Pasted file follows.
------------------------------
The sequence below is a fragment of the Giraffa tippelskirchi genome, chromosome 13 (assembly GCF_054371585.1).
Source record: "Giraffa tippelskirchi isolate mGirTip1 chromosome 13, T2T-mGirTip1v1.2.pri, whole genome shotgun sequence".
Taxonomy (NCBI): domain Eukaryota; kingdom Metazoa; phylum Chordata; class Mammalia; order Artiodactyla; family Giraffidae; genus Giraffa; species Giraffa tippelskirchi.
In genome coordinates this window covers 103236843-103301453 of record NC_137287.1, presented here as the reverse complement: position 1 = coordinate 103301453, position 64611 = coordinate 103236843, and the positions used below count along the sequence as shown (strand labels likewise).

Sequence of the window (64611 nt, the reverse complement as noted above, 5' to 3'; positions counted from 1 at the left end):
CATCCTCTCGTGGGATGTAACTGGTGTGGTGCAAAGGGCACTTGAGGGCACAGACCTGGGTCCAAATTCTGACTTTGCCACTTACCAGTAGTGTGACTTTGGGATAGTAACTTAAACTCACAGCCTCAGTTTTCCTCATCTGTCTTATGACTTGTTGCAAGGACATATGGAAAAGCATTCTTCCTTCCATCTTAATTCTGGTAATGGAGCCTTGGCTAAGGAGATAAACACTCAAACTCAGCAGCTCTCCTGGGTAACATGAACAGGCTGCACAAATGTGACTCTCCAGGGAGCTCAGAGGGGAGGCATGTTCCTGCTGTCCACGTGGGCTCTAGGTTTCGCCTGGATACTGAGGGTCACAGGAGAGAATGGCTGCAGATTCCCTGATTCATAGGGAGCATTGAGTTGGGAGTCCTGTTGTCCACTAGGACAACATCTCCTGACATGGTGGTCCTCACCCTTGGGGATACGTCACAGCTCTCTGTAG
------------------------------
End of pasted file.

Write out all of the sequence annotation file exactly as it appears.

The sequence below is a fragment of the Giraffa tippelskirchi genome, chromosome 13 (assembly GCF_054371585.1).
Source record: "Giraffa tippelskirchi isolate mGirTip1 chromosome 13, T2T-mGirTip1v1.2.pri, whole genome shotgun sequence".
Taxonomy (NCBI): domain Eukaryota; kingdom Metazoa; phylum Chordata; class Mammalia; order Artiodactyla; family Giraffidae; genus Giraffa; species Giraffa tippelskirchi.
In genome coordinates this window covers 103236843-103301453 of record NC_137287.1, presented here as the reverse complement: position 1 = coordinate 103301453, position 64611 = coordinate 103236843, and the positions used below count along the sequence as shown (strand labels likewise).

Sequence of the window (64611 nt, the reverse complement as noted above, 5' to 3'; positions counted from 1 at the left end):
CATCCTCTCGTGGGATGTAACTGGTGTGGTGCAAAGGGCACTTGAGGGCACAGACCTGGGTCCAAATTCTGACTTTGCCACTTACCAGTAGTGTGACTTTGGGATAGTAACTTAAACTCACAGCCTCAGTTTTCCTCATCTGTCTTATGACTTGTTGCAAGGACATATGGAAAAGCATTCTTCCTTCCATCTTAATTCTGGTAATGGAGCCTTGGCTAAGGAGATAAACACTCAAACTCAGCAGCTCTCCTGGGTAACATGAACAGGCTGCACAAATGTGACTCTCCAGGGAGCTCAGAGGGGAGGCATGTTCCTGCTGTCCACGTGGGCTCTAGGTTTCGCCTGGATACTGAGGGTCACAGGAGAGAATGGCTGCAGATTCCCTGATTCATAGGGAGCATTGAGTTGGGAGTCCTGTTGTCCACTAGGACAACATCTCCTGACATGGTGGTCCTCACCCTTGGGGATACGTCACAGCTCTCTGTAG